Update for 10:30 a.m. EDT: Scientists with the Event Horizon Telescope have captured the first photo of the Sagittarius A* black hole at the center of our Milky Way galaxy.
Above is a Q&A panel on the discovery from the National Science Foundation.
The Event Horizon Telescope (EHT) has spotted something incredible in the Milky Way galaxy — something its team is calling "groundbreaking." But what exactly that discovery is, we won't find out until Thursday (May 12).
The Event Horizon Telescope (EHT) team has teased the discovery online, but the full announcement will come during a set of news conferences at 9 a.m. EDT (1300 GMT) hosted by institutions around the world. The Milky Way discovery events will also be streamed online for public viewing. Following the press conferences, both the National Science Foundation (NSF) and the European Southern Observatory (ESO) will host independent Q&A panels that will also be broadcast online.
The EHT is a network of radio telescopes around the world that studies, primarily, black holes. In 2019, the EHT similarly teased a new discovery that turned out to be the first-ever image of a black hole. Regardless of what the discovery is, it's sure to be riveting. Below are the details for live webcasts that will stream the EHT announcements, as well as the subsequent Q&A sessions.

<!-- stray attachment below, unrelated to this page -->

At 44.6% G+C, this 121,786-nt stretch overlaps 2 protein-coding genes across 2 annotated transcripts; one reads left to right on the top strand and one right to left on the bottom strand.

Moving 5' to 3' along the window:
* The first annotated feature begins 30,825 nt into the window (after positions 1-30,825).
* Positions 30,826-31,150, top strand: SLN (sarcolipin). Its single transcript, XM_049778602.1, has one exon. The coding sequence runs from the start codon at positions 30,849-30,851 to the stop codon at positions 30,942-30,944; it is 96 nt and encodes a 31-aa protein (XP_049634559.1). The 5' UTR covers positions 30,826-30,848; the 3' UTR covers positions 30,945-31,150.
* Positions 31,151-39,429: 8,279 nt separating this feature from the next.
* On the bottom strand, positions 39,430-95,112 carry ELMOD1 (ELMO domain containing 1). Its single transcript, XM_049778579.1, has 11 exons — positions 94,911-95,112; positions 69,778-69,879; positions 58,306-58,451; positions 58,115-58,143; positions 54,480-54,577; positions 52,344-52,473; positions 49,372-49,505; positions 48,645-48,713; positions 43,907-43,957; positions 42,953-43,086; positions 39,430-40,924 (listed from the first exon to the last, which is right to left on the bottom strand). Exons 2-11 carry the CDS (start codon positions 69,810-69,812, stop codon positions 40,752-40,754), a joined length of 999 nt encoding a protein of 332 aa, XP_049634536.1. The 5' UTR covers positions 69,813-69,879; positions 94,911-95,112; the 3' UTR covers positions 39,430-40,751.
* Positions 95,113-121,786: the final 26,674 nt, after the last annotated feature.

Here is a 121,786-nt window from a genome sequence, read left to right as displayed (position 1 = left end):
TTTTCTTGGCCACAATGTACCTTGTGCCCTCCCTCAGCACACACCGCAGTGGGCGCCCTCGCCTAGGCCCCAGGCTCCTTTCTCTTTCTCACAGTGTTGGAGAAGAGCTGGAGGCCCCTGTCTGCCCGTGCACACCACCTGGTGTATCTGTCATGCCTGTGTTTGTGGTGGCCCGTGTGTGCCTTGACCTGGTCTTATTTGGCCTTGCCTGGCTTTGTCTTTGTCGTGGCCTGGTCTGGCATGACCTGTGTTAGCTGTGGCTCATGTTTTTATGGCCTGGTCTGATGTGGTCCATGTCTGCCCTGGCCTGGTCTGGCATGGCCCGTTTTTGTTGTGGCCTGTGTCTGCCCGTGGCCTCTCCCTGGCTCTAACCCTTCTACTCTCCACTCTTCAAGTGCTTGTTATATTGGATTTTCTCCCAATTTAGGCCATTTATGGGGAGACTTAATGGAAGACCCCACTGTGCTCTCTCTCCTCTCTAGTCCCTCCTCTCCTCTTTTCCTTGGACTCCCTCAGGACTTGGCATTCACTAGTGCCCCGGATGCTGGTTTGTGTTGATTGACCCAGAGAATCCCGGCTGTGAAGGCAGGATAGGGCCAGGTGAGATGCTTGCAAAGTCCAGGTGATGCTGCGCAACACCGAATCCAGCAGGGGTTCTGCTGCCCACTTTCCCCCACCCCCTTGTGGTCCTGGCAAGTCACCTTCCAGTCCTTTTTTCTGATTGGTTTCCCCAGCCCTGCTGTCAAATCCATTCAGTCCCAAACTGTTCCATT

National Science Foundation webcast
May 12, 9 a.m. EDT (1300 GMT)
European Southern Observatory webcast
May 12, 3 p.m. CEST (1300 GMT)
The ESO, which operates some of the facilities that participate in Event Horizon Telescope observations, will host its press conference in Garching bei München, Germany, outside of Munich. The live video will be streamed on the ESO website and its YouTube channel.
Alma Observatory EHT discovery webcast
May 12, 9 a.m. CLT (1300 GMT)
The Joint ALMA Observatory, which comprises the Atacama Large Millimeter/submillimeter Array (ALMA) of NRAO/NAOJ/ESO and the Atacama Pathfinder Experiment (APEX) of the ESO, which both take part in Event Horizon Telescope observation campaigns, will host its press conference in Vitacura, Chile. Catch the live stream on the ALMA Observatory website
Feeds in other languages
A host of partner organizations will also be offering announcement broadcasts in languages besides English:
- In Japanese, from the National Astronomical Observatory of Japan
- In Chinese, from the Shanghai Astronomical Observatory and from the Academia Sinica
- In Korean, from the Korea Astronomy and Space Science Institute
- In Spanish, from the Spanish National Research Council and from Mexico's national science agency
EHT post-announcement Q&A panels
National Science Foundation, 10:30 a.m. EDT (1430 GMT)
European Southern Observatory Q&A, 4:30 p.m. CEST (1430 GMT)
ESO will also host a Q&A session with a panel of EHT researchers that the public can watch on its YouTube channel.
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Space.com contributing writer Stefanie Waldek is a self-taught space nerd and aviation geek who is passionate about all things spaceflight and astronomy. With a background in travel and design journalism, as well as a Bachelor of Arts degree from New York University, she specializes in the budding space tourism industry and Earth-based astrotourism. In her free time, you can find her watching rocket launches or looking up at the stars, wondering what is out there. Learn more about her work at www.stefaniewaldek.com.